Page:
Crawford County officials will move forward with plans for a new county jail and a possible special election for a sales tax to pay for it.
While Crawford County justices of the peace have not yet agreed to hold the sales tax, they did agree to look at a plan for the construction, costs, financing and location of a new jail.
If they agree that the plan is sound and can be thoroughly explained to their constituents, most JPs indicated that they would be willing to support a special election for a sales tax to fund the new jail.
JPs, along with Sheriff Ron Brown and County Judge John Hall, came together during a jail committee meeting Monday night. While the meeting wasn’t long enough to make any decisions on the jail issue, the topic was picked back up during the regularly scheduled quorum court meeting.
JP Lloyd Cole and Hall pushed the other members to make a decision on whether they wanted to go forward with a special election or not.
“I think we ought to come to a consensus on how things are going to be,” Cole said.
Hall pointed out that with other impending election dates, the decision needed to be made quickly if JPs hoped to pursue funding for the jail.
“I’m not personally pushing a new jail,” Hall said. “I’m here to do what the quorum court tells me. If it’s the direction we want to go, we need to get this issue behind us.”
Building a new jail or remodeling the current facility are apparently the only avenues left for the county to come into compliance with state regulations, Brown said Monday night.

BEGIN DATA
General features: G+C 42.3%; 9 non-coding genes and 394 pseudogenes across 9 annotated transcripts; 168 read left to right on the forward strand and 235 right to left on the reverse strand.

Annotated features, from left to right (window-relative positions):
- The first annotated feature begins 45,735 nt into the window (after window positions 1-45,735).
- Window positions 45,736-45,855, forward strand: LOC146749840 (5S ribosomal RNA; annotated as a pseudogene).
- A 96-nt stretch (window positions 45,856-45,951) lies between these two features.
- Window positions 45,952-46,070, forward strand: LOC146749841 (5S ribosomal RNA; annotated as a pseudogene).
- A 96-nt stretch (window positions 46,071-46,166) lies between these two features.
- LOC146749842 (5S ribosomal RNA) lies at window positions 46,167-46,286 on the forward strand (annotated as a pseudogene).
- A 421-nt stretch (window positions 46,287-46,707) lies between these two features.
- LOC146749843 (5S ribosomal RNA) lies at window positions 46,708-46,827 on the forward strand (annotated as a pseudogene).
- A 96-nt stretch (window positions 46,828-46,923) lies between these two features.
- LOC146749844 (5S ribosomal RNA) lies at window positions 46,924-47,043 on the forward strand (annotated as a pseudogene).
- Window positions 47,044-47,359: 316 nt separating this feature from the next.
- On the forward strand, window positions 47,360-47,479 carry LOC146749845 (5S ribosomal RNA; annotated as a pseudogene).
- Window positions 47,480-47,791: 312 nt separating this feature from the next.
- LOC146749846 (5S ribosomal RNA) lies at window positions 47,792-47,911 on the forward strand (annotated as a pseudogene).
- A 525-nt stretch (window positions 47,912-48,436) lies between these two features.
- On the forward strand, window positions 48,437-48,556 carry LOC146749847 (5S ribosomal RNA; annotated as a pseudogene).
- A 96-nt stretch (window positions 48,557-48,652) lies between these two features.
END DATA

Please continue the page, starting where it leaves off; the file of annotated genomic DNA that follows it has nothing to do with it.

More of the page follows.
“Basically we have completed everything we are able to do,” Brown told JPs. “Everything else will have to be structural.”
Brown has been working to resolve violations since being placed once again under probation in July. The jail has been on probation since Nov. 2011 and numerous times before that.
“I just want JPs to know that this has been going on for a while, that the only way to pay for a new jail is with a sales tax and the only way to get a sales tax is with a special election and JPs have to approve that,” Cole said.
While several JPs said they were not sure if voters would support it, others said residents only needed to understand what they were voting for.
“If you tell people what you’re doing, how much it’s going to cost and what to expect, they will support it,” JP Cathy Gifford said.
Cole agreed to gather the necessary information and bring a complete plan for JPs at the next quorum court meeting Oct. 21.
After about 45 minutes of discussion on the subject, all but one JP indicated by a show of hands that they would be interested in looking at the plan and consider support of a tax proposal.
“If we can come up with a good plan that explains everything about the issue and present it to the people, then I think the [sales tax proposal] has a good chance of passing,” Hall said after the meeting.
Also during the Monday meeting, JPs approved a deputy sheriff to act as the school resource officer at Tate Elementary School for the Van Buren School District.
Van Buren will reimburse the county 100 percent of the officer’s salary. Brown said the Crawford County Sheriff’s Department would absorb the fuel and transportation costs, as the deputy also would be performing other duties for the CCSD.